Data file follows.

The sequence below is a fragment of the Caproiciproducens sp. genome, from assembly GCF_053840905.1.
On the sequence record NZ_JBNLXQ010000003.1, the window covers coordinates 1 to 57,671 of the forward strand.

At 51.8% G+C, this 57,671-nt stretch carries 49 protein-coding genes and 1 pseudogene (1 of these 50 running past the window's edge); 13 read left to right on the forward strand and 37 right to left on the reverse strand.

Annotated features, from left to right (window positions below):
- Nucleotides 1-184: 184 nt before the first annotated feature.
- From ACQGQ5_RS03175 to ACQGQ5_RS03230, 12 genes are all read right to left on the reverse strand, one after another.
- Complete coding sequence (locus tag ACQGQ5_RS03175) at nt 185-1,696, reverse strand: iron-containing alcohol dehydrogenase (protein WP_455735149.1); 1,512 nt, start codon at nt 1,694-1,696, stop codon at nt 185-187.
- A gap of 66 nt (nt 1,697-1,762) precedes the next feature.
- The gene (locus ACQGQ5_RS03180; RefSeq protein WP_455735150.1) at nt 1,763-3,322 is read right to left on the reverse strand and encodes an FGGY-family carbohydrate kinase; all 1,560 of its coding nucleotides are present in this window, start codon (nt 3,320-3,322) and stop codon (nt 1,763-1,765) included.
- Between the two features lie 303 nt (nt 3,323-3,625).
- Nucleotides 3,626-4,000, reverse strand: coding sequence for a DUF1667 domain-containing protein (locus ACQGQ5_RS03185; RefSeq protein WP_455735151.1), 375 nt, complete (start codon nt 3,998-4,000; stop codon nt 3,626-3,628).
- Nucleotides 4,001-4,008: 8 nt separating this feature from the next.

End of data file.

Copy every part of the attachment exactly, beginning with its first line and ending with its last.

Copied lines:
The sequence below is a fragment of the Caproiciproducens sp. genome, from assembly GCF_053840905.1.
On the sequence record NZ_JBNLXQ010000003.1, the window covers coordinates 1 to 57,671 of the forward strand.

At 51.8% G+C, this 57,671-nt stretch carries 49 protein-coding genes and 1 pseudogene (1 of these 50 running past the window's edge); 13 read left to right on the forward strand and 37 right to left on the reverse strand.

Annotated features, from left to right (window positions below):
- Nucleotides 1-184: 184 nt before the first annotated feature.
- From ACQGQ5_RS03175 to ACQGQ5_RS03230, 12 genes are all read right to left on the reverse strand, one after another.
- Complete coding sequence (locus tag ACQGQ5_RS03175) at nt 185-1,696, reverse strand: iron-containing alcohol dehydrogenase (protein WP_455735149.1); 1,512 nt, start codon at nt 1,694-1,696, stop codon at nt 185-187.
- A gap of 66 nt (nt 1,697-1,762) precedes the next feature.
- The gene (locus ACQGQ5_RS03180; RefSeq protein WP_455735150.1) at nt 1,763-3,322 is read right to left on the reverse strand and encodes an FGGY-family carbohydrate kinase; all 1,560 of its coding nucleotides are present in this window, start codon (nt 3,320-3,322) and stop codon (nt 1,763-1,765) included.
- Between the two features lie 303 nt (nt 3,323-3,625).
- Nucleotides 3,626-4,000, reverse strand: coding sequence for a DUF1667 domain-containing protein (locus ACQGQ5_RS03185; RefSeq protein WP_455735151.1), 375 nt, complete (start codon nt 3,998-4,000; stop codon nt 3,626-3,628).
- Nucleotides 4,001-4,008: 8 nt separating this feature from the next.